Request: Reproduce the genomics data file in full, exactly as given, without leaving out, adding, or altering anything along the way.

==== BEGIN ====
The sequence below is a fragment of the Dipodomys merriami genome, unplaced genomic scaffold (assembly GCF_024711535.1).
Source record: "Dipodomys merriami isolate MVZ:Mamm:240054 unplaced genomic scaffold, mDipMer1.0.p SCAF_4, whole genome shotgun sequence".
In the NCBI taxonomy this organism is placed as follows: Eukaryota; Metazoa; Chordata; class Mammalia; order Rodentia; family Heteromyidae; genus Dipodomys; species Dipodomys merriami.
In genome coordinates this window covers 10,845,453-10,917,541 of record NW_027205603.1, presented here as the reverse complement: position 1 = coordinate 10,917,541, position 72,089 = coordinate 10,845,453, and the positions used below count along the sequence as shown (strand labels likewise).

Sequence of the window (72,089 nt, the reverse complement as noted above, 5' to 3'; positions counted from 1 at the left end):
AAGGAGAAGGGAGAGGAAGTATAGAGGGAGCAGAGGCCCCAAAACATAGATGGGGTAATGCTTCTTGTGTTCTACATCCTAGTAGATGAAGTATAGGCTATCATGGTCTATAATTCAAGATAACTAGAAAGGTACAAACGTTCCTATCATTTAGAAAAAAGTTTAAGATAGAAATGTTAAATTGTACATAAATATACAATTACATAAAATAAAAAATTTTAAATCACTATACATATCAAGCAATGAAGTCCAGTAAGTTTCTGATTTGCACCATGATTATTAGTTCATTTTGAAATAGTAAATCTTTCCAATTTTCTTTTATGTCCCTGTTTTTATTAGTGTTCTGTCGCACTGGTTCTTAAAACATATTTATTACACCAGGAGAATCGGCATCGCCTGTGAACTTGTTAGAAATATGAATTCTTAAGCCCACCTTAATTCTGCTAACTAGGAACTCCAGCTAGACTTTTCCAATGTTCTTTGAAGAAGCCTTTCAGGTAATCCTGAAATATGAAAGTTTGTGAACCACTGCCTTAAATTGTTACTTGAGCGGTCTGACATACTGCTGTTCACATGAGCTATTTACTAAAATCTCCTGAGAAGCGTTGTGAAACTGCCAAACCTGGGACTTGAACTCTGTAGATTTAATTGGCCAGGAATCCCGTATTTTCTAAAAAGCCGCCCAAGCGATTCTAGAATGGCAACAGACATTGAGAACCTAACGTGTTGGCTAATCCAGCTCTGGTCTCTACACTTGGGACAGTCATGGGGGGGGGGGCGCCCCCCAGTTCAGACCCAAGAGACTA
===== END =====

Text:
The sequence below is a fragment of the Dipodomys merriami genome, unplaced genomic scaffold (assembly GCF_024711535.1).
Source record: "Dipodomys merriami isolate MVZ:Mamm:240054 unplaced genomic scaffold, mDipMer1.0.p SCAF_4, whole genome shotgun sequence".
In the NCBI taxonomy this organism is placed as follows: Eukaryota; Metazoa; Chordata; class Mammalia; order Rodentia; family Heteromyidae; genus Dipodomys; species Dipodomys merriami.
In genome coordinates this window covers 10,845,453-10,917,541 of record NW_027205603.1, presented here as the reverse complement: position 1 = coordinate 10,917,541, position 72,089 = coordinate 10,845,453, and the positions used below count along the sequence as shown (strand labels likewise).

Sequence of the window (72,089 nt, the reverse complement as noted above, 5' to 3'; positions counted from 1 at the left end):
AAGGAGAAGGGAGAGGAAGTATAGAGGGAGCAGAGGCCCCAAAACATAGATGGGGTAATGCTTCTTGTGTTCTACATCCTAGTAGATGAAGTATAGGCTATCATGGTCTATAATTCAAGATAACTAGAAAGGTACAAACGTTCCTATCATTTAGAAAAAAGTTTAAGATAGAAATGTTAAATTGTACATAAATATACAATTACATAAAATAAAAAATTTTAAATCACTATACATATCAAGCAATGAAGTCCAGTAAGTTTCTGATTTGCACCATGATTATTAGTTCATTTTGAAATAGTAAATCTTTCCAATTTTCTTTTATGTCCCTGTTTTTATTAGTGTTCTGTCGCACTGGTTCTTAAAACATATTTATTACACCAGGAGAATCGGCATCGCCTGTGAACTTGTTAGAAATATGAATTCTTAAGCCCACCTTAATTCTGCTAACTAGGAACTCCAGCTAGACTTTTCCAATGTTCTTTGAAGAAGCCTTTCAGGTAATCCTGAAATATGAAAGTTTGTGAACCACTGCCTTAAATTGTTACTTGAGCGGTCTGACATACTGCTGTTCACATGAGCTATTTACTAAAATCTCCTGAGAAGCGTTGTGAAACTGCCAAACCTGGGACTTGAACTCTGTAGATTTAATTGGCCAGGAATCCCGTATTTTCTAAAAAGCCGCCCAAGCGATTCTAGAATGGCAACAGACATTGAGAACCTAACGTGTTGGCTAATCCAGCTCTGGTCTCTACACTTGGGACAGTCATGGGGGGGGGGGCGCCCCCCAGTTCAGACCCAAGAGACTA